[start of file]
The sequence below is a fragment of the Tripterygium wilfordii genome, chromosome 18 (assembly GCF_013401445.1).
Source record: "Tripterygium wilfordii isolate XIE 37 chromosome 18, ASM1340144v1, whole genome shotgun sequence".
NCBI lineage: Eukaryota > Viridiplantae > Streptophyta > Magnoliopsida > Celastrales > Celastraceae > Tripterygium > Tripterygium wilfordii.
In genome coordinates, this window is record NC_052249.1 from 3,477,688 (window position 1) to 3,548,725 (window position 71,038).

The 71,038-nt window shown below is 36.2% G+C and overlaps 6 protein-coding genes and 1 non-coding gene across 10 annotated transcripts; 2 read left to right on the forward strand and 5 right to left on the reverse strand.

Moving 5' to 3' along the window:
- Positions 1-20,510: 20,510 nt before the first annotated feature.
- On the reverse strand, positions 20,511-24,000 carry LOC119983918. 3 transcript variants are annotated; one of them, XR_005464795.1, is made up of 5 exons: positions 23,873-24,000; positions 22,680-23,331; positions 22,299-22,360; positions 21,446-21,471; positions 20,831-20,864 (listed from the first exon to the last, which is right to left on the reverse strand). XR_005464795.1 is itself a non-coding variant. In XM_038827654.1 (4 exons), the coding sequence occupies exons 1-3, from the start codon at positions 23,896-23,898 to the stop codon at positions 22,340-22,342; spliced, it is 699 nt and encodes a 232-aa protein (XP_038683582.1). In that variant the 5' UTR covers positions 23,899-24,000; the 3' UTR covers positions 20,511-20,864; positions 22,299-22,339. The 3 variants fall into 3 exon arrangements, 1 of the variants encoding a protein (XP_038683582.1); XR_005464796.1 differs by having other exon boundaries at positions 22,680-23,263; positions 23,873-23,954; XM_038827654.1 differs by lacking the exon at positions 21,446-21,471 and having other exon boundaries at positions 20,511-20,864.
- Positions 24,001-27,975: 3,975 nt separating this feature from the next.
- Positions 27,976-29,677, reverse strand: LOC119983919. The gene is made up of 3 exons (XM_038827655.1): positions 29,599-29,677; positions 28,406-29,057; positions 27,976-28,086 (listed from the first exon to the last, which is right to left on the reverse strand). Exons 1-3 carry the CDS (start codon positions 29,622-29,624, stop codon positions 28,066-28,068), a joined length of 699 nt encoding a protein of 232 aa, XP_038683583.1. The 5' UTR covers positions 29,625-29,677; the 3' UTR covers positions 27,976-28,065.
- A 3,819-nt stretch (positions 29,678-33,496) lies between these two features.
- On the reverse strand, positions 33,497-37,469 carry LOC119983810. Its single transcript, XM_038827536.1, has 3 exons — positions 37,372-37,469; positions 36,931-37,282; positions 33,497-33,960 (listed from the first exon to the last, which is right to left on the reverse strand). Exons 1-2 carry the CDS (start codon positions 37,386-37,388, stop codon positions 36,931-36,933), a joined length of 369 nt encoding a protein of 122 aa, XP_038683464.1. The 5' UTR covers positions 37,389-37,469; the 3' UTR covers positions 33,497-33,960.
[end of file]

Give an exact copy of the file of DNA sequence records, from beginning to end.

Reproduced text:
The sequence below is a fragment of the Tripterygium wilfordii genome, chromosome 18 (assembly GCF_013401445.1).
Source record: "Tripterygium wilfordii isolate XIE 37 chromosome 18, ASM1340144v1, whole genome shotgun sequence".
NCBI lineage: Eukaryota > Viridiplantae > Streptophyta > Magnoliopsida > Celastrales > Celastraceae > Tripterygium > Tripterygium wilfordii.
In genome coordinates, this window is record NC_052249.1 from 3,477,688 (window position 1) to 3,548,725 (window position 71,038).

The 71,038-nt window shown below is 36.2% G+C and overlaps 6 protein-coding genes and 1 non-coding gene across 10 annotated transcripts; 2 read left to right on the forward strand and 5 right to left on the reverse strand.

Moving 5' to 3' along the window:
- Positions 1-20,510: 20,510 nt before the first annotated feature.
- On the reverse strand, positions 20,511-24,000 carry LOC119983918. 3 transcript variants are annotated; one of them, XR_005464795.1, is made up of 5 exons: positions 23,873-24,000; positions 22,680-23,331; positions 22,299-22,360; positions 21,446-21,471; positions 20,831-20,864 (listed from the first exon to the last, which is right to left on the reverse strand). XR_005464795.1 is itself a non-coding variant. In XM_038827654.1 (4 exons), the coding sequence occupies exons 1-3, from the start codon at positions 23,896-23,898 to the stop codon at positions 22,340-22,342; spliced, it is 699 nt and encodes a 232-aa protein (XP_038683582.1). In that variant the 5' UTR covers positions 23,899-24,000; the 3' UTR covers positions 20,511-20,864; positions 22,299-22,339. The 3 variants fall into 3 exon arrangements, 1 of the variants encoding a protein (XP_038683582.1); XR_005464796.1 differs by having other exon boundaries at positions 22,680-23,263; positions 23,873-23,954; XM_038827654.1 differs by lacking the exon at positions 21,446-21,471 and having other exon boundaries at positions 20,511-20,864.
- Positions 24,001-27,975: 3,975 nt separating this feature from the next.
- Positions 27,976-29,677, reverse strand: LOC119983919. The gene is made up of 3 exons (XM_038827655.1): positions 29,599-29,677; positions 28,406-29,057; positions 27,976-28,086 (listed from the first exon to the last, which is right to left on the reverse strand). Exons 1-3 carry the CDS (start codon positions 29,622-29,624, stop codon positions 28,066-28,068), a joined length of 699 nt encoding a protein of 232 aa, XP_038683583.1. The 5' UTR covers positions 29,625-29,677; the 3' UTR covers positions 27,976-28,065.
- A 3,819-nt stretch (positions 29,678-33,496) lies between these two features.
- On the reverse strand, positions 33,497-37,469 carry LOC119983810. Its single transcript, XM_038827536.1, has 3 exons — positions 37,372-37,469; positions 36,931-37,282; positions 33,497-33,960 (listed from the first exon to the last, which is right to left on the reverse strand). Exons 1-2 carry the CDS (start codon positions 37,386-37,388, stop codon positions 36,931-36,933), a joined length of 369 nt encoding a protein of 122 aa, XP_038683464.1. The 5' UTR covers positions 37,389-37,469; the 3' UTR covers positions 33,497-33,960.